Conservation

Great Rivers Trumpeter Swan Watch

Community Scientists Saving Trumpeter Swans
Photo: Wayne Sheridan
Conservation

Great Rivers Trumpeter Swan Watch

Community Scientists Saving Trumpeter Swans

Trumpeter Swans were on the brink of extinction when The US Fish & Wildlife Service began population restoration efforts in the 1960s. The Trumpeter Swan Society was formed soon after to aid these efforts. Conservation measures have since successfully fueled the swan’s recovery, however various states list this species as either state-threatened or state-endangered.

As re-population efforts took hold, Trumpeter Swans began to rebound in their former range. The first few swans reached Riverlands in the early 1990s and have since flourished here. In response to the swan’s increasing numbers, The Trumpeter Swan Society, the Audubon Center at Riverlands, U.S. Army Corps of Engineers, St. Louis Audubon Society, and the Audubon Society of Missouri initiated the Great Rivers Trumpeter Swan Watch in 2011.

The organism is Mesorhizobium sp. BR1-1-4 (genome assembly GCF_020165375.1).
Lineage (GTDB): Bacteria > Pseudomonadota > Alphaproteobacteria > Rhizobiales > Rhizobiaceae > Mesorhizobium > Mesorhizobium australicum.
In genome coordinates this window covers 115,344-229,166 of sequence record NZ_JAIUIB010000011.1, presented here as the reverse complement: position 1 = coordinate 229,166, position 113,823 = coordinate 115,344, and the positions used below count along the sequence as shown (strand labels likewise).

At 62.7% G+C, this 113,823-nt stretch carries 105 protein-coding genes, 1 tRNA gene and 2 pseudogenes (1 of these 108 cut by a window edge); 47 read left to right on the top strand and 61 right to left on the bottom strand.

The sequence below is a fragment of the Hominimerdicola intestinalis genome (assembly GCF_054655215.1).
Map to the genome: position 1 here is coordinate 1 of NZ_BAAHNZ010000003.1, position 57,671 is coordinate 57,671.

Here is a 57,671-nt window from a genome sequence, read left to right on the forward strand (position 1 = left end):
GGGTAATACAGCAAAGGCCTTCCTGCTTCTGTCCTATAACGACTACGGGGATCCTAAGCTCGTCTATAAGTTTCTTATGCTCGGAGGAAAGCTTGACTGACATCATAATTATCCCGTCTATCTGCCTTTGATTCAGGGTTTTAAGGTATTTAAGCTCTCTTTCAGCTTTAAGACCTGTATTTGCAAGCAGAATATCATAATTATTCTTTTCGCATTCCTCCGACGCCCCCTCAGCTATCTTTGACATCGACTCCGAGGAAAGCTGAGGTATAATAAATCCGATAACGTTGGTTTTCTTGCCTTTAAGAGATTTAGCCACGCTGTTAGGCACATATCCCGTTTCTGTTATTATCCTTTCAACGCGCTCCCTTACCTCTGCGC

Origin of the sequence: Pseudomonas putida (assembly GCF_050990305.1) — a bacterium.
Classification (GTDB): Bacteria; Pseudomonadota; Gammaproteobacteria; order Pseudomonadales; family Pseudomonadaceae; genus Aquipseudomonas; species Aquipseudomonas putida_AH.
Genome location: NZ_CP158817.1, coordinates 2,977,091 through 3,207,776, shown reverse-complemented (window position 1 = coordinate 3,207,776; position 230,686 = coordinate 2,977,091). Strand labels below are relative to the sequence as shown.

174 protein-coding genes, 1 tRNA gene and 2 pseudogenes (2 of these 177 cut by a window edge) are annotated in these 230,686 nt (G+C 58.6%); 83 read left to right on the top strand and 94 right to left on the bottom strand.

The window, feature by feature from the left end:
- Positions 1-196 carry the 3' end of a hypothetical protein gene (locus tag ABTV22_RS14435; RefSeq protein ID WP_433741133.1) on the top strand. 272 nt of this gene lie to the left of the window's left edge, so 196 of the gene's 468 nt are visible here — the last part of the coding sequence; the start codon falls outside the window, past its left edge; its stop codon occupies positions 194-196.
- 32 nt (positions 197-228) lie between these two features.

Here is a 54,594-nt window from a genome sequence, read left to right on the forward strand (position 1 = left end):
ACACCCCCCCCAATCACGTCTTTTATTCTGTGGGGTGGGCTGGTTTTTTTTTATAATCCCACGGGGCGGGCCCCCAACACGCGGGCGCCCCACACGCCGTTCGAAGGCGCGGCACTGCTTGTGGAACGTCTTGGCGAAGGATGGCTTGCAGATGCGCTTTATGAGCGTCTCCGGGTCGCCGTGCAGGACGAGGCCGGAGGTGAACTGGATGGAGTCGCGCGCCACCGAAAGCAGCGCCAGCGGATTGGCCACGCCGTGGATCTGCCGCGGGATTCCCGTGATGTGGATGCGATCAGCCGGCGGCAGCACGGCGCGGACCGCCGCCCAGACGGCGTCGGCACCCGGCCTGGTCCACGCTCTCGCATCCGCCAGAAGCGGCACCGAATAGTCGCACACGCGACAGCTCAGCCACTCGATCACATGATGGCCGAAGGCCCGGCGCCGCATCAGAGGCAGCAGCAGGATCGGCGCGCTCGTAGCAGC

Trumpeter Swans typically migrate to Riverlands in early November and stay through mid-February. During this period, volunteer community scientists from the St. Louis Audubon Society and the Audubon at Riverlands conduct the Great Rivers Trumpeter Swan Watch, a series of early morning bi-weekly swan counts. Data from these surveys help land managers better understand the habitat conditions essential to the Trumpeter Swans overwintering needs. Today, the overwintering population of Trumpeter Swans at Riverlands has reached as high as 2,300! 

Given humans’ ability to rapidly alter ecosystems, which in turn places wildlife at great risk, we continue to take measures to protect North America’s largest native waterfowl. If you are interested in submitting Trumpeter Swan observations or being a part of the Great Rivers Trumpeter Swan Watch, please contact Tara Hohman, Conservation Science Associate, tara.hohman@audubon.org.

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